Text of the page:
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Thursday, September 6, 2012

Bangkok Historical Walking Tour

So Siam area was done. Time to move to Bangkok's historic center, Rattanakosin Island. We also want to check out the night scene at the very busy and "touristy" Khao San Road (KSR). From BTS Chitlom (Yellow Line), we went off at Asok Station for the Blue Line interchange in Sukhumvit. Then from there, we got off to Hua Lamphong station and took a bus going to the Khao San area.

i wish our trains are uncrowded like this

When we reached Hua Lamphong, we saw a mini-restaurant (read: carinderia) in the side street. The food display outside was interesting and we haven't eaten anything yet, so we decided to have our brunch there. I have a separate entry for all the Thai food that we tried. :)

a restaurant near Hua Lamphong

That was an unforgettable bus ride! The bus conductor was a sulky lady boy. We initially thought she was a female because she really looked like one. Oh well, we were in Thailand hehe. We just figured it out later on. So we sat together in one double seat and the bus got full almost immediately. Then there was a monk who rode and there was no more vacant seat for him. It was just our second day in Thailand, so we were completely unaware of their customs. It was also our first public bus ride there. The conductor suddenly shouted and pointed at us saying "you! you stand up!". Terrified of his scary tone, we obliged right away. It was insane. We never knew if just because we were foreigners, we should give up our seats to the monk. I just didn't get it. Being Thai's, shouldn't they be more courteous enough to give their seats? They were the ones who knew what should be done if you see a monk, right? Well, whatever. We just followed. After he was seated, the monk motioned for my partner to seat beside him. My beau, being polite was refusing to do so and wants to leave the seat to the monk all by himself. Then the lady boy shouted again "you sit!". So he sat. We were like, okay fine but I was cringing. I read somewhere that they can't be touched by a woman, so I understood why he was chosen instead of me. Good thing, many passengers got off on the next stop so I also got seated afterwards. I actually disliked how the conductor treated us. I don't like being shouted at in general (regardless where I am or who's doing the shouting). I just kept my temper in check because we were in another country but deep inside me I was swearing. So I noted, courtesy is not much of a virtue in Thailand.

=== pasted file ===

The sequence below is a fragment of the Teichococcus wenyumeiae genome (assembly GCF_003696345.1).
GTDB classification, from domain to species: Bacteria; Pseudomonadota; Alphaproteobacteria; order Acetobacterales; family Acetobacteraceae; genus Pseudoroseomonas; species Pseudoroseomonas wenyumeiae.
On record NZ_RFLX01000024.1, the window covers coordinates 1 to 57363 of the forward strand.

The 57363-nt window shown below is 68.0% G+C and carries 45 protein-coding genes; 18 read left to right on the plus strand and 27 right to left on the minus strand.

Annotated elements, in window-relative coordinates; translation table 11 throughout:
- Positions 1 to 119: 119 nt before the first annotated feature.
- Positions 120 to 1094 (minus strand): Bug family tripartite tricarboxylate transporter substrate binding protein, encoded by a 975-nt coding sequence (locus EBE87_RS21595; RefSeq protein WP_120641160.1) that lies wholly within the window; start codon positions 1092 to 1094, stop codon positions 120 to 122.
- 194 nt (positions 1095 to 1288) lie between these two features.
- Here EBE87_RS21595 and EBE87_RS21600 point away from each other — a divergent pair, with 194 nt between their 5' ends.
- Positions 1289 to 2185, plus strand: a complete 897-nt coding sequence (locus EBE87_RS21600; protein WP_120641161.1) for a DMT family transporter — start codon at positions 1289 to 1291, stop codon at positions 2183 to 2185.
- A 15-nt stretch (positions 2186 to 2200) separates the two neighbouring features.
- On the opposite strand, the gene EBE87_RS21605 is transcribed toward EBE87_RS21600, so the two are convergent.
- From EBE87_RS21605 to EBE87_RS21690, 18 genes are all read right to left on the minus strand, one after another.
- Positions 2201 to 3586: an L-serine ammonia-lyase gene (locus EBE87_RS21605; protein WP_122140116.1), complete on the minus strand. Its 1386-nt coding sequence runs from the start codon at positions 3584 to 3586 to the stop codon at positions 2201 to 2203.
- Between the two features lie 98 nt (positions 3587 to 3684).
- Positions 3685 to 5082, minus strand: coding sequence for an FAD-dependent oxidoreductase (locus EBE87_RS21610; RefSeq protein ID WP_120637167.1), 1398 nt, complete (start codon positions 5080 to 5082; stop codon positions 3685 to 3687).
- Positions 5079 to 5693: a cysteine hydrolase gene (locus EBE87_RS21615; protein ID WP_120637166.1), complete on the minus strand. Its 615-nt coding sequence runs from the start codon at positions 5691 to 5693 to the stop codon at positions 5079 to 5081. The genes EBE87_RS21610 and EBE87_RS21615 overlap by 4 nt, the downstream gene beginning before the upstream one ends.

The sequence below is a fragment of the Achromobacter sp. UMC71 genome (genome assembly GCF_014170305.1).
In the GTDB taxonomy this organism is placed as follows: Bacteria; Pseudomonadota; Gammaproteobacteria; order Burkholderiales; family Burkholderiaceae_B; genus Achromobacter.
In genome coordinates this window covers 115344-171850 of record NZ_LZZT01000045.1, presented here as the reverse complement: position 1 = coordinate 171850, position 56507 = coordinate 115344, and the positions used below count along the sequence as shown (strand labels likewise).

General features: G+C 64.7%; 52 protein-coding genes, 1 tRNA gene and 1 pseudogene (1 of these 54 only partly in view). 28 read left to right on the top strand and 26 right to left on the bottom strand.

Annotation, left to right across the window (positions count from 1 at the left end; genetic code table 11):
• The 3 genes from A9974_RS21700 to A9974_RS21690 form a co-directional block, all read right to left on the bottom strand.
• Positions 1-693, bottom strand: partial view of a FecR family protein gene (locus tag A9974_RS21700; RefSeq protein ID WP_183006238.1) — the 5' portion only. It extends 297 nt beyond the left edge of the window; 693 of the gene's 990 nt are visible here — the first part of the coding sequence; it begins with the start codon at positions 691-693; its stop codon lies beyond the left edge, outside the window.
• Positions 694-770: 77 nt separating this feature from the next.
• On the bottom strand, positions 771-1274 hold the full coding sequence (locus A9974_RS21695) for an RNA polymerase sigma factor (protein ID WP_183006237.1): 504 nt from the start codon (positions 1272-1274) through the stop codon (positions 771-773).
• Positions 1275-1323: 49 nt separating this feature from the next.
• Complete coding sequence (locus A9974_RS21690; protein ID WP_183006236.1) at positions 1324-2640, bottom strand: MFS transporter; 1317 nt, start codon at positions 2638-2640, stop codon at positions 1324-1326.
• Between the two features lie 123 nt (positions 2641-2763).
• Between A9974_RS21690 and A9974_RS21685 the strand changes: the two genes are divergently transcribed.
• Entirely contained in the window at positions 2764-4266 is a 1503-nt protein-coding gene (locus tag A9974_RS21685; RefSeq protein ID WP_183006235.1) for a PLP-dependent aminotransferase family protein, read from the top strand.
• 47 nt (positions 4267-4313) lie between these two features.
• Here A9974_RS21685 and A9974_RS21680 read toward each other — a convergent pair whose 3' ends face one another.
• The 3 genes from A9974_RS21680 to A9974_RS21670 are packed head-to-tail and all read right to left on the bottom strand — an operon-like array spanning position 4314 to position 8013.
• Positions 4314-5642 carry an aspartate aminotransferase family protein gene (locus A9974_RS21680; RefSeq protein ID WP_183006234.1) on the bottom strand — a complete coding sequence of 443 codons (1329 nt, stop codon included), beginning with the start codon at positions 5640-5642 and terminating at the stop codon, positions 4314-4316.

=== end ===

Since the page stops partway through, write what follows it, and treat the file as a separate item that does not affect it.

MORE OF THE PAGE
Chinatown was one of the most flood affected area in BKK

Aside from that uncanny experience, we were also caught in a traffic because some areas we had to pass through were flooded. Yeah, there was no train connection going to Khao San so you really need to travel by bus or taxi. The boat operation in Chao Phraya River was also on halt because of the flooding. After almost two hours, we were dropped off in Phra Arthit Road which was quite a walk to KSR. No public transport passes through near that area, only taxis.


We successfully navigated the streets just by following the map that I printed. We immediately looked for our guesthouse because walking with our heavy backpack was so tiring. It was a little hard to find as it is tucked in a small alley somewhere in the middle of Khao San. We stayed in New Joe Guesthouse because it was one of those cheapest inn that we could get (THB 350 per night). As expected with the low rate, it was a little dingy and it has those doorknobs that you won't feel safe leaving something valuable inside the room (if you know what I mean). Unfortunately, I was unable to take photos of our room.

When we were all set at the guesthouse, off we went to tour The Grand Palace. It was just a short bus ride from KSR. We were there in 10 minutes. We can actually just walk but we're pressed for time. We paid the THB 350 entrance fee and beau changed into a long pants before we explore the palace grounds.

Wat Phra Kaew from the Outer Court

We started from the Outer Court entrance. The other gates were closed because they were flooded. What can I say? The entire structure is very grandiose. Well, it used to be the residence of the Kings of Siam (Thailand's former name) that's why. 

me and the golden stupa